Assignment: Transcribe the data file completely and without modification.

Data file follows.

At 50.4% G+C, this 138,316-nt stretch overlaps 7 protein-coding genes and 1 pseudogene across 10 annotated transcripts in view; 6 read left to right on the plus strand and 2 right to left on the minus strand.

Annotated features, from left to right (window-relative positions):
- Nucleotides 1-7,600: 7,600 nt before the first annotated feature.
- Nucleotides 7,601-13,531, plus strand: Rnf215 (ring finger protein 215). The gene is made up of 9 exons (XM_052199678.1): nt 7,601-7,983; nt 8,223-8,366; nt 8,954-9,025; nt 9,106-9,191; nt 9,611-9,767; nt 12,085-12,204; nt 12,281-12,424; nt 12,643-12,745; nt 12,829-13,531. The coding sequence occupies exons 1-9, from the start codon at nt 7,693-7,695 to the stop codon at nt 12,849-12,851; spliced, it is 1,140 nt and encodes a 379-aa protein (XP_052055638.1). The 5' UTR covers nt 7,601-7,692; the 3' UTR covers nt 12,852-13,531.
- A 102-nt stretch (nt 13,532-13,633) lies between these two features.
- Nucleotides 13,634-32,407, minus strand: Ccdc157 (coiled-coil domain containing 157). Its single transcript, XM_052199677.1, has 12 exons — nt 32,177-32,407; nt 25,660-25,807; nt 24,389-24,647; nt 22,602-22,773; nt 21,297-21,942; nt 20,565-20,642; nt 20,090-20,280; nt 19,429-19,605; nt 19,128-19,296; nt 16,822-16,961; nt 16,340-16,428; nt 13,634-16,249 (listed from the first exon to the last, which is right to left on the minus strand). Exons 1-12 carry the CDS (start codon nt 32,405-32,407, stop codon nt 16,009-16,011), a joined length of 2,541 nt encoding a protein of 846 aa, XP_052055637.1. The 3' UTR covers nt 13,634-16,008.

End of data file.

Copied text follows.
At 50.4% G+C, this 138,316-nt stretch overlaps 7 protein-coding genes and 1 pseudogene across 10 annotated transcripts in view; 6 read left to right on the plus strand and 2 right to left on the minus strand.

Annotated features, from left to right (window-relative positions):
- Nucleotides 1-7,600: 7,600 nt before the first annotated feature.
- Nucleotides 7,601-13,531, plus strand: Rnf215 (ring finger protein 215). The gene is made up of 9 exons (XM_052199678.1): nt 7,601-7,983; nt 8,223-8,366; nt 8,954-9,025; nt 9,106-9,191; nt 9,611-9,767; nt 12,085-12,204; nt 12,281-12,424; nt 12,643-12,745; nt 12,829-13,531. The coding sequence occupies exons 1-9, from the start codon at nt 7,693-7,695 to the stop codon at nt 12,849-12,851; spliced, it is 1,140 nt and encodes a 379-aa protein (XP_052055638.1). The 5' UTR covers nt 7,601-7,692; the 3' UTR covers nt 12,852-13,531.
- A 102-nt stretch (nt 13,532-13,633) lies between these two features.
- Nucleotides 13,634-32,407, minus strand: Ccdc157 (coiled-coil domain containing 157). Its single transcript, XM_052199677.1, has 12 exons — nt 32,177-32,407; nt 25,660-25,807; nt 24,389-24,647; nt 22,602-22,773; nt 21,297-21,942; nt 20,565-20,642; nt 20,090-20,280; nt 19,429-19,605; nt 19,128-19,296; nt 16,822-16,961; nt 16,340-16,428; nt 13,634-16,249 (listed from the first exon to the last, which is right to left on the minus strand). Exons 1-12 carry the CDS (start codon nt 32,405-32,407, stop codon nt 16,009-16,011), a joined length of 2,541 nt encoding a protein of 846 aa, XP_052055637.1. The 3' UTR covers nt 13,634-16,008.